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Russell Malone is a guitarist’s guitarist. He shares with Joe Pass the distinction for being equally a superb accompanist and leader, as evidenced by recordings with Diana Krall, Harry Connick, Jr., Shirley Horn and Wynton Marsalis—as well as his own recordings. He opens MaxJazz's inaugural String Series with two originals for jazz quartet. "You Should have Known Better" is a breezy, almost pop-oriented piece that features Malone’s brilliant chord soloing, heavily influenced by George Benson. "Blues for Mulgrew" is a straight-ahead offering that blazes at light speed out of the current Jazz Mainstream. Malone plays musical pinochle with pianist Martin Bejerano, weaving in and out of those same twelve bars.
The first standard is Billy Strayhorn’s "Something to Live For." Here, Malone shows his superb ballad stripes, playing is a light grace that never once stoops toward cliché. The very same can be said for the solo recital of Carole King’s "You’ve Got a Friend," a song that has been patiently waiting to enter the jazz standards canon. Malone shows that he can play the guitar as one would play the piano. His tone is thick and round and sumptuous and is nowhere better showcased. His quartet interpretation of the Carpenters’ "We’ve Only Just Begun" exists in perfect harmony with the King composition.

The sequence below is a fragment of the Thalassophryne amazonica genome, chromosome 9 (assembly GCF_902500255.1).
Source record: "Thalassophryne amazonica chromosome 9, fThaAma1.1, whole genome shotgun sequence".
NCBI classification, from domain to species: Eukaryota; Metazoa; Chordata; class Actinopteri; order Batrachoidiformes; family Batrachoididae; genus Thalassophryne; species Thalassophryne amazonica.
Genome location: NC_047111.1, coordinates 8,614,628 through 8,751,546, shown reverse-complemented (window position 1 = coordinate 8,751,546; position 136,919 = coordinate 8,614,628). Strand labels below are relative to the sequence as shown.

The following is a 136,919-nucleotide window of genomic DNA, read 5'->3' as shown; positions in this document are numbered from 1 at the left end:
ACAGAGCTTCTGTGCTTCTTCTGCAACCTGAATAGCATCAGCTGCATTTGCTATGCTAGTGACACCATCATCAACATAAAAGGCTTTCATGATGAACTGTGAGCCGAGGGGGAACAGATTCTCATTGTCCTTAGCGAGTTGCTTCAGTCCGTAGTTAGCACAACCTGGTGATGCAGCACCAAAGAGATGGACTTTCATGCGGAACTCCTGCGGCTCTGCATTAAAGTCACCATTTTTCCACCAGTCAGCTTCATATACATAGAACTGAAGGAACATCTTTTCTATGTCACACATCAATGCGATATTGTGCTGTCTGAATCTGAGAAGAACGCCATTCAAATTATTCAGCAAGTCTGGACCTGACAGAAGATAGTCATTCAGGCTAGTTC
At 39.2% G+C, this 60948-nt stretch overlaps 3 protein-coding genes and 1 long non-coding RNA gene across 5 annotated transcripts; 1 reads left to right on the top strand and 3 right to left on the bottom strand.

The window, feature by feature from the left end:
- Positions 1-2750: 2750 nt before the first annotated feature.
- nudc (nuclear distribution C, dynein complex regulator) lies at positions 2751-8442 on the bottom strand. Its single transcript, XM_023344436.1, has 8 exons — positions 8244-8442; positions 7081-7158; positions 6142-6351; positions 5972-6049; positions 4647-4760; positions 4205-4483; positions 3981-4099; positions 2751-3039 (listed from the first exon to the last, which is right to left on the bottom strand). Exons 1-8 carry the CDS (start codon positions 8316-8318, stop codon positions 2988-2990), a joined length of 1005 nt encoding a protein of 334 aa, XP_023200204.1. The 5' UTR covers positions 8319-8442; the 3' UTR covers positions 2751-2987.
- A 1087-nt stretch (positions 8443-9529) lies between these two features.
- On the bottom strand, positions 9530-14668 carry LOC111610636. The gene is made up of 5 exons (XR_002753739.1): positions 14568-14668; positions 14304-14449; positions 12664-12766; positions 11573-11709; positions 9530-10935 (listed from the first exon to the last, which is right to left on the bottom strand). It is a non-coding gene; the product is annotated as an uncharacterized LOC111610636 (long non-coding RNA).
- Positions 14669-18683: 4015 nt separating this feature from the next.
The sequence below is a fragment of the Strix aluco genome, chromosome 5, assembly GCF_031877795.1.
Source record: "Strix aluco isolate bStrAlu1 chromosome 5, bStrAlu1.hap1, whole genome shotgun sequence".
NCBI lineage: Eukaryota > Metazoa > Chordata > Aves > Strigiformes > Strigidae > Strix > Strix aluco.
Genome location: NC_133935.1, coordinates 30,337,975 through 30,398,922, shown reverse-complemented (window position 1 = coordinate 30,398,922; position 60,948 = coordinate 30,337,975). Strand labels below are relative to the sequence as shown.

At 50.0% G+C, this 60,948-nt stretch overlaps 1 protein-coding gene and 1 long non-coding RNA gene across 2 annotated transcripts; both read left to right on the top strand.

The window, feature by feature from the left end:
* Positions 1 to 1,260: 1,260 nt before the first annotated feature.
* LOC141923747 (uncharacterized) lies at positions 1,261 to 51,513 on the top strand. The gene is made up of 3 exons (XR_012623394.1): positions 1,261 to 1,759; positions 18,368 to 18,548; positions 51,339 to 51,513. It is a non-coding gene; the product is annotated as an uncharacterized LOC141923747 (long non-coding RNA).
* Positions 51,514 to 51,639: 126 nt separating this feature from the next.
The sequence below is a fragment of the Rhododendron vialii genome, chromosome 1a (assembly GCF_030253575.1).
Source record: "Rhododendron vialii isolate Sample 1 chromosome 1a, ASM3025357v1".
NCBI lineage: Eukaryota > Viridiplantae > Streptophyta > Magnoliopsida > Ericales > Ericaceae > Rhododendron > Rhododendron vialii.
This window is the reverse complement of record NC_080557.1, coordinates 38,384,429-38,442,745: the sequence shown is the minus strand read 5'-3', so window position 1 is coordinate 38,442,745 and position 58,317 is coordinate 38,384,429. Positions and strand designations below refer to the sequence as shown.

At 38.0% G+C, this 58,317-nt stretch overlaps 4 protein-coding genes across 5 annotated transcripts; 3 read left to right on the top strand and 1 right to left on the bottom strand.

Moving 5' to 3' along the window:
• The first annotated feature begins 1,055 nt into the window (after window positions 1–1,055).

Vibraphonist Joe Locke joins Malone on bopish "Sugar Buzz," both musicians swinging relentlessly while squeezing out 64th notes effortlessly. This is certainly a virtuoso performance vehicle. Alto saxophonist Gary Barth Joins him on "Mandela," providing the piece a John Coltrane-esque plaintive wail reminiscent of "Alabama" and "A Love Supreme." Russell Malone is an understated guitarist whose technique and taste have made him very much in demand during recent history.
I grew up listening to mainstream '70s rock then ended up on the staff at the college paper at San Diego State, and volunteered to review heavy metal LPs. My second semester, the music editor dropped a Fenton Robinson LP on my desk, Night Flight. You like metal; they play guitar--he plays guitar, the editor told me
I grew up listening to mainstream '70s rock then ended up on the staff at the college paper at San Diego State, and volunteered to review heavy metal LPs. My second semester, the music editor dropped a Fenton Robinson LP on my desk, Night Flight. You like metal; they play guitar--he plays guitar, the editor told me. If we don't run a review, Alligator Records is going to stop servicing us.
Night Flight opened up a whole new world for me--the blues led me, inevitably, to Basie, who led to Duke, who led to Mingus, who led to Miles, who led to ...